Periodontal Research

In the periodontal disease area, a major strand of research is focussed on unravelling the complex stress response pathways which occur during periodontal inflammation at the molecular, cellular and clinical levels.

Identifying the mechanisms underpinning disease pathogenesis and the inter-relationships between periodontal inflammation and other chronic inflammatory diseases (such as rheumatoid arthritis and chronic kidney disease) and the ageing immune system are key goals. Translation is a priority through clinical trials to provide novel diagnostics and host-modulating therapies. Indeed we have completed the first ever randomised phase 3 controlled trial of a phytonutrient supplement, designed for periodontitis treatment and developed over the last 6 years in collaboration with Unilever.

Characterisation of the saliva and crevicular fluid proteome for the first time in health, gingivitis, mild and severe periodontitis, is being undertaken in a project designed at novel biomarker discovery for both human and canine veterinary fields with industry collaborators.

The development, implementation and outcomes of a novel online risk and disease assessment system through our spinout company “Oral Health Innovations”, that drives patient care pathways and capitation fee banding is now active in over 700 Denplan practices with over 40,000 assessments performed by summer 2015. Longitudinal patient monitoring will provide powerful data for public health service planning and profits from OHI Ltd have already funded 3 competitive grants in 2015 through donations to the UK’s Oral and Dental Research Trust.

Overview

The Periodontal Research Group is active in identifying mechanisms underpinning the pathobiology of the inflammatory periodontal diseases at the cellular and molecular levels, by focussing upon novel pathways in the regulation of innate immune responses and how they become perturbed in response to infection. This naturally involves exploring clinical and mechanistic links between periodontitis and systemic diseases of ageing, including Rheumatoid Arthritis, Type 2 Diabetes, Chronic Kidney Disease, Chronic obstructive Pulmonary Disease, Systemic Lupus Erythematosus, Sjogrens syndrome. A major focus is in biomarker discovery for disease diagnosis and progression and also the development of novel therapeutic approaches to managing periodontitis, that are based upon our basic research and discovery.

Our research group

We are approaching this with four strands of research:

  1. We are embracing stratified medicine approaches to investigating the inter-relationships between periodontal inflammation and other chronic inflammatory diseases (such as chronic kidney disease, rheumatoid arthritis and COPD). This involves large longitudinal cohorts, phenotyped for periodontal status as well as medical status and the elucidation of the impact of periodontal interventions upon hard outcomes of the relevant medical co-morbidities. Biological samples collected are permitting mechanistic research into potential pathobiological contributions of periodontal inflammation to these systemic diseases.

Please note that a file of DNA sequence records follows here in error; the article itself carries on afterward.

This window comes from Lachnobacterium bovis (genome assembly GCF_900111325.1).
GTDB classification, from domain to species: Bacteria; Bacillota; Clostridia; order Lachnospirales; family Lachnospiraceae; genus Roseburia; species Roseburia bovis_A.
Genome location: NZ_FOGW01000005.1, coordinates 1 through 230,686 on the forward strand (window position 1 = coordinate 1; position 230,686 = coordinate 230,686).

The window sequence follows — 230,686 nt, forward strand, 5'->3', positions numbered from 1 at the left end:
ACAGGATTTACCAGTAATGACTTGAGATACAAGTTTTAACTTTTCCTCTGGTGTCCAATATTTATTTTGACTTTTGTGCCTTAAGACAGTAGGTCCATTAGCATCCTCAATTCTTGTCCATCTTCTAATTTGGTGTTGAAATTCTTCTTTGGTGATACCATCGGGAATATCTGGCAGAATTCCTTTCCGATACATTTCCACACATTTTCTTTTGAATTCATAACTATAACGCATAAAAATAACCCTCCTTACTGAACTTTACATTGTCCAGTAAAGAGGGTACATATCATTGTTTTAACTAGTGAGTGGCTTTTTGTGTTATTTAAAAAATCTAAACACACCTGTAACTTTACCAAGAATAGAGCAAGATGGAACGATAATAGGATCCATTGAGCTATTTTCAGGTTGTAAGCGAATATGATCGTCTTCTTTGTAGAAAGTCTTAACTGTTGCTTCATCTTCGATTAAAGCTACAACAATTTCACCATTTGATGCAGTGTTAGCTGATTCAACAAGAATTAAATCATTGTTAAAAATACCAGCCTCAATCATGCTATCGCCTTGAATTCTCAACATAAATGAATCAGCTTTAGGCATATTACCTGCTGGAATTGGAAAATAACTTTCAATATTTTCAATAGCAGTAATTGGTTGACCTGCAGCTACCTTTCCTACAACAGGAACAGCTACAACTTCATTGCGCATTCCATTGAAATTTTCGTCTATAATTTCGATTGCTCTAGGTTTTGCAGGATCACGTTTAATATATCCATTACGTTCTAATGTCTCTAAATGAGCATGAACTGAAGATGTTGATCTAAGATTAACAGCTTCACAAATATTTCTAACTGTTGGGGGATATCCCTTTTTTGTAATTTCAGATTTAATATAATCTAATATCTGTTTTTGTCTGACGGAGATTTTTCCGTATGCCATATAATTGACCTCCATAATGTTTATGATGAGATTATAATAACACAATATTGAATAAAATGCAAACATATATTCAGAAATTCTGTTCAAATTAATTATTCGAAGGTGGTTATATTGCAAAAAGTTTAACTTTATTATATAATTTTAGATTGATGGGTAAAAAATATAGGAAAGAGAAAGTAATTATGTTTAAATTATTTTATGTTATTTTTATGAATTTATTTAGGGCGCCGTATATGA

2. Biomarker discovery is also a major initiative, exploiting the accessibility and non-invasive collection of oral fluids like saliva and crevicular fluid. We utilise state-of-the art mass spectrometry techniques in association with the Advanced Mass Spectrometry Facility (http://www.birmingham.ac.uk/facilities/advanced-mass-spectrometry/index.aspx) to quantitatively assess oral fluids. Two US patents were filed in 2013/2014 (PCT/IB2013/058342 & PCT/IB2013/058431), testimony to our desire to impact positively upon patient care in primary care practice environments.
  3. Fundamental research into neutrophil biology is unravelling key abnormalities that appear to have a common origin in redox biology. Specifically, work on the production and release of reactive oxygen species, cytokines and other signalling molecules by peripheral blood neutrophils. The production, removal and functionality of neutrophil extracellular traps (NETs) and neutrophil directional chemotactic accuracy is yielding exciting new insights into the role of this dominant cell in periodontal pathology.
  4. Translation is a priority through clinical trials to provide novel diagnostics and host-modulating therapies. Indeed we have completed the first ever randomised phase 3 controlled trial of a phytonutrient supplement, designed for periodontitis treatment and developed over the last 6 years in collaboration with NSA LLC (Chapple et al. J Clin Perio 2012). The work is based upon our fundamental research into micronutrient approaches to modulating the redox environment of the cell as a novel approach to periodontal therapy and has recently moved into to a large European multicentre trial (ClinicalTrials.gov:NCT01229631). Fundamental research in collaboration with Dr Addison’s group and ENT is exploring potentially novel mechanisms through which transmucosal/dermal titanium osseointegrated implants may fail under the challenge of infection.

Staff within the group

Professor Iain LC Chapple
Dr Melissa Grant
Dr John B Matthews
Dr Mike Milward
Dr Martin Ling
Mrs Nicola Ling-Mountford
Mr Praveen Sharma
Miss Zehra Yonel

Key collaborating colleagues within the School of Dentistry are:

Professor Thomas Dietrich
Professor Paul Cooper
Professor Owen Addison